Mar. 23, 2017

Vocabulary Lessons

We were out going to yard sales one morning and we stopped at one that was particularly large, there were several people there. The couple having the sale were being entertained by, apparently their neighbor. You could tell from the context of their conversation she lived close by.

At one point the neighbor started telling a little anecdote about a mutual friend of theirs and she used the word, “discombobulate.” I thought nothing of it, but saw some confused looks from other people rummaging around at the sale. They were sort of giving each other questioning looks. I kind of smiled to myself and walked off.

Once in the car, my husband asked, mangling the word a bit, “What does discombobulate mean?”

I laughed, explaining I was remembering everyone’s confused look and then answered, “Confused, disoriented.”

“Well why doesn’t she just say that?” he complained as he started up the car.

Good point, I thought to myself. It reminded me of the time my friend Glenda introduced me to someone. She said he had a Master’s Degree in Engineering. While talking to him, I used the word “orate.” There came a look of confusion on his face and then she asked me to define the word for him since I had used it, not she.

“What was that all about?” I asked her later.

“I could see he didn’t understand the meaning of the word.”

I rolled my eyes. “Then he has a Master’s Degree in bullshit. That is a simple word!”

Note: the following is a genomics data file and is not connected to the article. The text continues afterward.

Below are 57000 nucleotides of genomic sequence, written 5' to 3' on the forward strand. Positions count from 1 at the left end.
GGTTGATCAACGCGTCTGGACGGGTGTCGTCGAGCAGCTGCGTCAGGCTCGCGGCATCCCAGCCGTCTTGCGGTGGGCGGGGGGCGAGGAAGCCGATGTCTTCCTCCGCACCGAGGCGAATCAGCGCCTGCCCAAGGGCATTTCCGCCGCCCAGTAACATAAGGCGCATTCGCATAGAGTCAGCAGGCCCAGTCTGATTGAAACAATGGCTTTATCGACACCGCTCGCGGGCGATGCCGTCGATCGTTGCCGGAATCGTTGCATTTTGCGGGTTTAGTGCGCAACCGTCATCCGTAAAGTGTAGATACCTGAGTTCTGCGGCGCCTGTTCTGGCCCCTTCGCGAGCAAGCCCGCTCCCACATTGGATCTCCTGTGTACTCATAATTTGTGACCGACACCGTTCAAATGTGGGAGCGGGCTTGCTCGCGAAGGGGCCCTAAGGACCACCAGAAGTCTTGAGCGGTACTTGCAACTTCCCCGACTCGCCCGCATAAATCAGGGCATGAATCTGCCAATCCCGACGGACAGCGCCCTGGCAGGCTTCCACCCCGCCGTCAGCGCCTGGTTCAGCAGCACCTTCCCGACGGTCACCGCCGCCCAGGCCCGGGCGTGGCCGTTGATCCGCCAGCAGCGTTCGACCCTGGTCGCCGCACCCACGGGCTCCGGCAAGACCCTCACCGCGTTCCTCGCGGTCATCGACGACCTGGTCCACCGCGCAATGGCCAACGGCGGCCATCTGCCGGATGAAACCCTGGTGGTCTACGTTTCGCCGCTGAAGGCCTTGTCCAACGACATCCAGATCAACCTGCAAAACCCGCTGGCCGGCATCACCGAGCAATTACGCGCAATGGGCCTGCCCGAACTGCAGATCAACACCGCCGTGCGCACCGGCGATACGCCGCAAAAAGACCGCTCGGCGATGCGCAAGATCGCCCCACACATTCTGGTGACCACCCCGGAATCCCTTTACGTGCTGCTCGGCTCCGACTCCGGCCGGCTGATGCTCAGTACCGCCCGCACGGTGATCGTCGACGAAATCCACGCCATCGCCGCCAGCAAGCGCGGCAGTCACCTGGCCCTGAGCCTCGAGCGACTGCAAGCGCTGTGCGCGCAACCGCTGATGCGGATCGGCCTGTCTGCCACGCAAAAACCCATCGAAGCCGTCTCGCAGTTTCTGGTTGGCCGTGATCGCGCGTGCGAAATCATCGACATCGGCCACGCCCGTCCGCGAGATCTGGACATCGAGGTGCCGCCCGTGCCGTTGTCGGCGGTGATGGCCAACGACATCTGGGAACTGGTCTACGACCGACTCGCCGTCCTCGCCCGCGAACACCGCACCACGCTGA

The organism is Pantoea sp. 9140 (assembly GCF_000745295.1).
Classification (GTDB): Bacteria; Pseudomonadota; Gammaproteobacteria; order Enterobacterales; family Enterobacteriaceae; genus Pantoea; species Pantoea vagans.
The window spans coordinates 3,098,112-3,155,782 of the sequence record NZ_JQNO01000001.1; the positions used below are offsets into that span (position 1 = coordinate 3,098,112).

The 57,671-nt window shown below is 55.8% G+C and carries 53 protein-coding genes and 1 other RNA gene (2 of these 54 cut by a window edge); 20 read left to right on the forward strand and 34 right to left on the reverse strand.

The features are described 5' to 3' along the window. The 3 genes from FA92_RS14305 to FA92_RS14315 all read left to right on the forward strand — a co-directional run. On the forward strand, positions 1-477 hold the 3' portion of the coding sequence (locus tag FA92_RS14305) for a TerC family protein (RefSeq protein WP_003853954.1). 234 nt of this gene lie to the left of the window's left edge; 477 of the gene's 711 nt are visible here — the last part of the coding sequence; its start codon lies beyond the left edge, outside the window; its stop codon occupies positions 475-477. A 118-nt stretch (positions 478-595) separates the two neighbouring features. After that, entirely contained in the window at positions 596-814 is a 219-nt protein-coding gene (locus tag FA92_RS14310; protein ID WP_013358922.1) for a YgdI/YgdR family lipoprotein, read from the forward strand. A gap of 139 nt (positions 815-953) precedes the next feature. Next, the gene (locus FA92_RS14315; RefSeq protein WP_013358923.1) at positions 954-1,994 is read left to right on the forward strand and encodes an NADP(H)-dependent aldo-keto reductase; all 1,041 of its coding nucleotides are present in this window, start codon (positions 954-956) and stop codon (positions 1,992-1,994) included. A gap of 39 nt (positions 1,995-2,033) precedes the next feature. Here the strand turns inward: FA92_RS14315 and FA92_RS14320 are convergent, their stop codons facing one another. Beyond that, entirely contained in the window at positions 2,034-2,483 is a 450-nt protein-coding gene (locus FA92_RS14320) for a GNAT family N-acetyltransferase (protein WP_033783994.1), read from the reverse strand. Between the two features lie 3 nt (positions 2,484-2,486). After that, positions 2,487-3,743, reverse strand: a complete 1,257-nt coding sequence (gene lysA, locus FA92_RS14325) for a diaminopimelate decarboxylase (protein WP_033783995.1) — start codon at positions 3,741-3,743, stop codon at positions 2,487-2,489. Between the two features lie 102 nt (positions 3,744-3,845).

Glenda patiently explained to me that sometimes I “talk over” others because of my vocabulary. Since then I’ve tried to remember that when speaking to people so they understand me better.

Not long after, Glenda started talking to some man she had met through a personal ad. He was a manager at one of the Domino’s Pizza stores in Myrtle Beach. His mother was a teacher at the high school and his father was an English professor at Coastal Carolina.

He tells my friend he never pursued a college education because he was a bit of a rebel, never conforming to the rules as his parents had encouraged him to follow. However, he fashioned himself an intellectual because of his parents and their college degrees.

When he first asked Glenda about herself she tried to be as honest as she could without coming right out and saying it. She was trying to diplomaticaly tell him that she was morbidly obese.

She called me on the phone one night and asked, “What does it mean to berate someone?”

“Uhm, to chastise. You know what that means, right?” I clarified.

“Yeah, I do,” she answered. “What does it mean to belittle then?”

“Almost the same thing but more in an insulting way,” I answered. “Why? What’s going on?”

“I’m talking to that guy from the personal ad and he keeps calling me ‘full figured.’ I keep telling him, ‘No, I’m bigger than full figured.’ He’s getting mad at me saying I’m belittling and berating him.”

I hung up and went out to the nursing home where we both worked. She was still talking to him on the phone when I got there.

“What’s he saying?” I asked when I realized he was still giving her a hard time.

“What does voluptuous and svelte mean,” she whispered to me, cupping the phone.

“Voluptuous is full figured sexy like. Svelte is more of a slender sexy word,” I answered.

Glenda put him on speakerphone. “No, I’m not,” she said to him. “I keep telling you, I am overweight. I am fat. I am not full figured. I am not voluptuous or svelte!”

“That’s what I’m saying,” he laughed at her. “You’re just not smart enough to know the definition of what the words mean.”

“No, asshole,” I spoke up. I was really put out that he was making my friend feel like an idiot and laughing in her face, so to speak. I repeated back the definition of the words and then added, “You’re trying to convince Glenda you’re an anarchist and that's why you didn't go to college. I think that’s bullshit. I think you’re just too damn stupid to have gone to college like your parents want you to do.”

He hung up. He hasn’t called her back since. Gee, I hope I didn’t ruin a blossoming relationship.